Poisonous Mushrooms

  • Gholamreza Karimi
  • Bibi Marjan Razavi
Reference work entry
Part of the Toxinology book series (TOXI, volume 2)


Mushrooms are the sexual organs or fruiting bodies of fungi. Although some mushrooms are considered to be a rich source for nutrients and biologically active compounds, some species are known because of their toxicity that may cause fatalities every year generally due to misidentification. Among thousands of mushroom species, fewer than a hundred are toxic. Mushroom poisoning is associated with different signs and symptoms that are mainly attributed to some active substances belonging to poisonous mushrooms. Most mushroom toxins cause mild or moderate signs and symptoms such as nausea, vomiting, abdominal pain, fever, and headache. However, some species result in severe poisoning. Renal failure, neurotoxicity, hepatotoxicity, rhabdomyolysis, and other toxic effects were identified in toxicity studies with various species.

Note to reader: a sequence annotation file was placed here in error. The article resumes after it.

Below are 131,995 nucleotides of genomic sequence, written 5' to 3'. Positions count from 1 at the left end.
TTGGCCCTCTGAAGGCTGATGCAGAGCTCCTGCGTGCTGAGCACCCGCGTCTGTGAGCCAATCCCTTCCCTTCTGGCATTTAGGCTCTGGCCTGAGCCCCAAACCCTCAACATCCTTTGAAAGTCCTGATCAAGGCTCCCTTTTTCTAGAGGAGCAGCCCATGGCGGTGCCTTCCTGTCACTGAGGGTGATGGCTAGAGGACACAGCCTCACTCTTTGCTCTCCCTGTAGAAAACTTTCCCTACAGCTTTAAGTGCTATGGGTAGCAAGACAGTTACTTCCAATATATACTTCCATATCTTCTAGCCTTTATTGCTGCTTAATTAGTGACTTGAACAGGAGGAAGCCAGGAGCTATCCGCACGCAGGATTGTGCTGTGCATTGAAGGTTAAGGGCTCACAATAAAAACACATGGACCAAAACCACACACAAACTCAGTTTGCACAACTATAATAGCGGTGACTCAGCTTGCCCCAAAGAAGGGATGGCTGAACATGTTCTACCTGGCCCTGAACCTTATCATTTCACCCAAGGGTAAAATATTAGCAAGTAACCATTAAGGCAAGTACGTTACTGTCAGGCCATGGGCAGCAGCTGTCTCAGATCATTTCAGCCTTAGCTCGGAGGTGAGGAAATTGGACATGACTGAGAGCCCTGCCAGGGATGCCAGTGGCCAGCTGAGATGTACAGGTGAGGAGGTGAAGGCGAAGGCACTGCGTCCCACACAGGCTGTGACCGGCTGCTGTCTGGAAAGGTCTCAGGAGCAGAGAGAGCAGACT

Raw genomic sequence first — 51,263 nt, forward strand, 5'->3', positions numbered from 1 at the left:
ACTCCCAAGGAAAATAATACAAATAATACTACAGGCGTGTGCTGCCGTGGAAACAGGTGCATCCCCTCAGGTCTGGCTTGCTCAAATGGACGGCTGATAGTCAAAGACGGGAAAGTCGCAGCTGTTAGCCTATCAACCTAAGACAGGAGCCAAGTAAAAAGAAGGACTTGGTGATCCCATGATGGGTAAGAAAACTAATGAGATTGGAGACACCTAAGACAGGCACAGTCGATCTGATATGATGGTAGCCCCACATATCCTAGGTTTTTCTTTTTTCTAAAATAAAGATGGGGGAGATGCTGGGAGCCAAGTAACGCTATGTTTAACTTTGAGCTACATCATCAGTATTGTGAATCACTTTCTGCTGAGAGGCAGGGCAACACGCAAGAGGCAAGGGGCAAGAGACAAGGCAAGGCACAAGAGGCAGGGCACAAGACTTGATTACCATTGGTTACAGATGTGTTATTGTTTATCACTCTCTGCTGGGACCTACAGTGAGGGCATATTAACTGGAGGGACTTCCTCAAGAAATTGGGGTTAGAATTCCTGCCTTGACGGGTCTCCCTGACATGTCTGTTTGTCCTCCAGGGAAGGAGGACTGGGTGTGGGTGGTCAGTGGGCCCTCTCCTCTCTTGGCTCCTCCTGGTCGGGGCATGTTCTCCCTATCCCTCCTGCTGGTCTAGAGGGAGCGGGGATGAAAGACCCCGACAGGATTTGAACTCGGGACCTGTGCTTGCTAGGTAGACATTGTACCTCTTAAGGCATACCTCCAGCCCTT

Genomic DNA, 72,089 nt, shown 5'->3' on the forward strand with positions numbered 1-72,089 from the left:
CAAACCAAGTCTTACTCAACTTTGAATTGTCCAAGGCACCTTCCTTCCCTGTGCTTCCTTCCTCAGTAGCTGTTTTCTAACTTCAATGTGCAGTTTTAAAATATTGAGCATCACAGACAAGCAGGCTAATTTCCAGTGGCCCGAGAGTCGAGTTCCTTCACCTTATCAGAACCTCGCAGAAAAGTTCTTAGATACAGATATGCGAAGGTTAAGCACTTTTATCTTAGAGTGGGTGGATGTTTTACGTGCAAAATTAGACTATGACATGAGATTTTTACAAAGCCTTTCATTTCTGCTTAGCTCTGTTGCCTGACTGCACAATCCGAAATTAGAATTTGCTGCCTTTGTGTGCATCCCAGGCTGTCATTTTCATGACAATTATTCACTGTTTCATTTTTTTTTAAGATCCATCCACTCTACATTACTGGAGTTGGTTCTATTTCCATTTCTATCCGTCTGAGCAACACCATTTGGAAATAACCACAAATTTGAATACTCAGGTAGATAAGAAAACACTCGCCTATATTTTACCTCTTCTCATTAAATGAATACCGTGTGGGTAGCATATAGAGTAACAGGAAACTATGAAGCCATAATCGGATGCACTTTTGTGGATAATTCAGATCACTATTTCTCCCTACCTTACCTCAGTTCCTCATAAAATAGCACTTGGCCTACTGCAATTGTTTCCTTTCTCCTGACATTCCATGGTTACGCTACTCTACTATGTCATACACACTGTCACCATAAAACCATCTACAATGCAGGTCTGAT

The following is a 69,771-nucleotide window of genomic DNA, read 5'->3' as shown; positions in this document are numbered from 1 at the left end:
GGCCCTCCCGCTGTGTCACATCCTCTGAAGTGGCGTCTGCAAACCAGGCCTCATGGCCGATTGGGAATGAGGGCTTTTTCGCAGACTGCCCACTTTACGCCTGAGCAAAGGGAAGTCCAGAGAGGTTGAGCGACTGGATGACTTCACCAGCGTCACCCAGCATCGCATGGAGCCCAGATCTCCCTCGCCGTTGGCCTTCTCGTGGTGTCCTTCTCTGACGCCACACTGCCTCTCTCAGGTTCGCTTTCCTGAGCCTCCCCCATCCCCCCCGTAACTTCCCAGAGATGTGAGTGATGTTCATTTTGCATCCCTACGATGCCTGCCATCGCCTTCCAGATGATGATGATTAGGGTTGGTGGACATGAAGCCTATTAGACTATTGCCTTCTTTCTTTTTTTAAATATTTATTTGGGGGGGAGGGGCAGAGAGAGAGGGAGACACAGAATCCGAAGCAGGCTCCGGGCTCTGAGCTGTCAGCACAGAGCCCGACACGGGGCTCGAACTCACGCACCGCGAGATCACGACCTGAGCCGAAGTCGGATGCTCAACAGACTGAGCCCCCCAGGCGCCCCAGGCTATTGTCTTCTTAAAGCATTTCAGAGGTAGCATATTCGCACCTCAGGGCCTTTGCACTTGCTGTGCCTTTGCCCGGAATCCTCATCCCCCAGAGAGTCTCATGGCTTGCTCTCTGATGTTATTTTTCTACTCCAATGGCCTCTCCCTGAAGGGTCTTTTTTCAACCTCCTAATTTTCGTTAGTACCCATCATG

The toxicity of mushroom is influenced by many factors including genus and species, geographic location, preparation prior to ingestion, and the human’s susceptibility. This chapter is aimed to address various types of mushroom toxins, thus providing some information about their toxic mechanisms, a brief description of the toxicokinetics (absorption, distribution, metabolism, excretion) of mushroom toxins, and management of mushroom poisonings.


Activate Charcoal Mushroom Species Ibotenic Acid Thioctic Acid Severe Poisoning 
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Copyright information

© Springer Science+Business Media Dordrecht 2015

Authors and Affiliations

  1. 1.Medical Toxicology Research Center and Pharmacy SchoolMashhad University of Medical SciencesMashhadIran
  2. 2.Department of Pharmacodynamy and ToxicologyMashhad University of Medical SciencesMashhadIran

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